In 2005, the Millennium Ecosystem Assessment, sponsored by the U.N., reflected consensus of 1360 international scientists (supported by five technical volumes and six synthesis reports) that “human actions are depleting Earth’s natural capital, putting such strain on the environment that the ability of the planet’s ecosystems to sustain future generations can no longer be taken for granted.”8 This bears repeating. There is scientific consensus that unrestrained human growth threatens the survival of our species.

The Millennium Ecosystem Assessment emphasized the importance of “ecological services,” (also known as ecological benefits), which are the “free” benefits of a healthy ecosystem. Ecosystem services directly protect human health through filtering of air and water, decomposition of waste, increased carbon sequestration, temperature reduction, flood and erosion control, soil production, creation of food and pharmaceutical sources and control of infectious disease. The report referred to ecosystem services as “humanity’s life support system.”

In particular, loss of biodiversity was determined to impact ecosystem services by reducing the resilience and biocapacity of earth’s ecosystems. Biodiversity is defined as genetic diversity within a species, species diversity within an ecosystem, and ecosystem diversity within a region. Human fate is inextricably linked to the fate of other species which share our planet.

This is particularly bad news because, as human population has increased, biodiversity has decreased. The cost for our unsustainable use of the earth’s resources is disproportionately paid for by other species. Concerned biologists believe we are in the midst of the Earth’s sixth mass extinction event, known as the Holocene extinction.9 Species are disappearing about 1,000 times faster than is typical of the planet’s history. Unlike other mass extinctions, this is not the result of geologic or cosmic forces. Rather, it has been triggered by human activity, particularly destruction of habitat.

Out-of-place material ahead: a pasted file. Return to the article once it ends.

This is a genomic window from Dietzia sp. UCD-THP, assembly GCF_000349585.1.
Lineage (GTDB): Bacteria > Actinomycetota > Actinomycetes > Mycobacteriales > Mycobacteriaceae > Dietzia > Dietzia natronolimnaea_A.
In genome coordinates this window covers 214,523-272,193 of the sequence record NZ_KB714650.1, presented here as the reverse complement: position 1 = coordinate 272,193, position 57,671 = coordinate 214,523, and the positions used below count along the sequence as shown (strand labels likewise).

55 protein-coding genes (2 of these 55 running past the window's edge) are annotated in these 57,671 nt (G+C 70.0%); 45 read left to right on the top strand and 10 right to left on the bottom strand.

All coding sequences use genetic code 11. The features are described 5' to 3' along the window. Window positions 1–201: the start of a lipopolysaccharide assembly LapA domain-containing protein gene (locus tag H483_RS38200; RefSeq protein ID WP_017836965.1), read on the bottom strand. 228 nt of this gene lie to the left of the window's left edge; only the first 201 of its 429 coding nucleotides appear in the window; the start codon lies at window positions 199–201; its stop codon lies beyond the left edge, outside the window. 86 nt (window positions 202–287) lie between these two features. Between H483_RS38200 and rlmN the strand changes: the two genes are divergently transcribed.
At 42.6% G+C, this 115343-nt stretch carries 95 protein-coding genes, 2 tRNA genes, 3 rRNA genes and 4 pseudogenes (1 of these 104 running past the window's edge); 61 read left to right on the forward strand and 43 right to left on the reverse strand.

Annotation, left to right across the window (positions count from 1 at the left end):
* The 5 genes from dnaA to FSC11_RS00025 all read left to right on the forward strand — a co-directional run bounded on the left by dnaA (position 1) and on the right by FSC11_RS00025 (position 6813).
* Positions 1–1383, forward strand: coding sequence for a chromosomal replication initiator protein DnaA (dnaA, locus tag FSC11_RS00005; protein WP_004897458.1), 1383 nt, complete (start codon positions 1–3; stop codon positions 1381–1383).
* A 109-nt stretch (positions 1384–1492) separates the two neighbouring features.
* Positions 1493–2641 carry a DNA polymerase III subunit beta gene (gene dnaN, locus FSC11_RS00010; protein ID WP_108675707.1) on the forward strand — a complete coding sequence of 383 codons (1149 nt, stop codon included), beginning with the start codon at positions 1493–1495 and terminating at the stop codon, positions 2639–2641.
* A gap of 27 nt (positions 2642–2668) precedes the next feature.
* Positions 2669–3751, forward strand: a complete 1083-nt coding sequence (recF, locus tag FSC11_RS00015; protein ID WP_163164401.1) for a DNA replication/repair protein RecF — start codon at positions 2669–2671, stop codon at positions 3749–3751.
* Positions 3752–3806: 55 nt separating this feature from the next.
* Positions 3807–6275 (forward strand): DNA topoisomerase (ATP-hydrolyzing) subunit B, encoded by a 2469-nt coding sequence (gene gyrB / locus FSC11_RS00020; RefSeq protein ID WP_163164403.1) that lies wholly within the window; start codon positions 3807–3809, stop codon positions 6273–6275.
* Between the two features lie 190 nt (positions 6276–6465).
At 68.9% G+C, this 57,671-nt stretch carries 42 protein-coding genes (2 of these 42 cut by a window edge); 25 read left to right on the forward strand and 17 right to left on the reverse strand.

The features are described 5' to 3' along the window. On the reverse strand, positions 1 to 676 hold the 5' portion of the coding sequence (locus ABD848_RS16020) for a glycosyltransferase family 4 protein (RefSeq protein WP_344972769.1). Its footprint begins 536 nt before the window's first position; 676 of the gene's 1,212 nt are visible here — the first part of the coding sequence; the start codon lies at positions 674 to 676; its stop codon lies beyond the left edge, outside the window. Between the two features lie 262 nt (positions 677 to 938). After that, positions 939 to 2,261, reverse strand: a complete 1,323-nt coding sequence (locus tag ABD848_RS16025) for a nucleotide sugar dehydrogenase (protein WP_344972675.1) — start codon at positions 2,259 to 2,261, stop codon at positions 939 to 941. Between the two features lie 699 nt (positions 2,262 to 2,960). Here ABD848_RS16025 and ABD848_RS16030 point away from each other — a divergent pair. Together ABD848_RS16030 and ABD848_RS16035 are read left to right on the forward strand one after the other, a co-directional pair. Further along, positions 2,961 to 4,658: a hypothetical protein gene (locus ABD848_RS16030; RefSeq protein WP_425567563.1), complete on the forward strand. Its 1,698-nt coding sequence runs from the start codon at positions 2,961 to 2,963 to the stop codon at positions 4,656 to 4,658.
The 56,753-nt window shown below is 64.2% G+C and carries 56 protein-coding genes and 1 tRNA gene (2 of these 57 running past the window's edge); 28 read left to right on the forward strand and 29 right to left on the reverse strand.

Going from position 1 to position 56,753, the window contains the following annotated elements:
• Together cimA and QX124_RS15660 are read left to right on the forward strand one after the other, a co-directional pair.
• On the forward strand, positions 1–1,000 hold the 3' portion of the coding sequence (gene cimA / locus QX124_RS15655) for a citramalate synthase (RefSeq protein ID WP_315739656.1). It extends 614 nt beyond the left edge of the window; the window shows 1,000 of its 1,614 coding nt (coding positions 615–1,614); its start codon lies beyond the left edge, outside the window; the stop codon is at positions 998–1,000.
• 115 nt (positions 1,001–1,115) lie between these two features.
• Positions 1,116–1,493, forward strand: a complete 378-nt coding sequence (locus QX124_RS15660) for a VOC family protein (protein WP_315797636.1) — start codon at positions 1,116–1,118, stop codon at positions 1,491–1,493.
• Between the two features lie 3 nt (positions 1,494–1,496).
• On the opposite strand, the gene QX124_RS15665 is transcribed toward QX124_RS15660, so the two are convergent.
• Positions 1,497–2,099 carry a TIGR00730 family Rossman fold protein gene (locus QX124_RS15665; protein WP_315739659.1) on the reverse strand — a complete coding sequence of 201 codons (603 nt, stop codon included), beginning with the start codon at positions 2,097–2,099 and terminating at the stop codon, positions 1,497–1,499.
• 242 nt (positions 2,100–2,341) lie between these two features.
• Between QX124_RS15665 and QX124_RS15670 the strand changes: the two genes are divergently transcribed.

Human dependence upon ecosystem services and benefits continues to be overlooked and undervalued. The complicated connection between population, human survival, healthy ecosystems and biodiversity is not intuitive. It involves acceptance of theoretical concepts that are not readily observable. People easily grasp how human survival depends upon clean air and water. Understanding how our survival depends upon biodiversity and healthy ecosystems is much more difficult. Understanding that water and air are inseparable components of an ecosystem that functions, and therefore must be addressed, as a synergistic whole, is even more challenging. Teachers as gifted as world-renowned biologist and multiple Pulitzer Prize winner E.O. Wilson have struggled to raise public awareness for decades.10

However, the failure to grasp these concepts has long-term consequences. The Millennium Ecosystem Assessment determined that ecosystem degradation could grow significantly worse unless actions are taken over the next 50 years, and noted that the changes in policy and practice required are substantial and are not currently underway.

Examples of a failure to understand these issues, and the harmful repercussions, can be found locally. During a recent update of the County Comprehensive Plan, members of the County Council were incensed to learn that they were required to protect the Chuckanut Wildlife Corridor, which is considered a regional biodiversity “hot spot.” Council Member Kathy Kershner supported growth in the Wildlife Corridor because Homo Sapiens are a species. Council Member Sam Crawford would like to see the County Critical Area Ordinance amended to get rid of “nuisance species like elk.” It is unlikely that this Council will ever understand that humans are the species proliferating at a nuisance level.

There is good news, however. A recent study by the Proceedings of the National Academy of Sciences indicated that slowing the United State’s growth rate to 1.5 births per woman from 2.0 could result in a 10 percent drop in greenhouse gas emissions by mid-century and a 33 percent drop by the end of the century.11 This is quantifiable evidence suggesting that policies aimed at reducing human population can be successful.

And increasingly, discussion of population control is connected to larger principles of economic equality, referred to as “population justice.”12 Population justice takes a broad view of the population/environment issue. It incorporates inequitable patterns of consumption as part of the problem, and advocates addressing inequalities–both gender and economic–that underlie rapid population growth. This approach increases opportunities for coordinated international efforts by reducing the traditional tension between West and East. If successful, it could result in a world that is both ecologically sustainable and politically stable.

Perhaps a good starting point, at least here in the U.S., is to begin the conversation.


1. Millennium Ecosystem Assessment Overview, 2005,

2. Murtaugh and Schlazgh, Global Environmental Change, Volume 19, Issue 1, 2009

3. ;


5. Id.




9.; citing numerous scientific papers.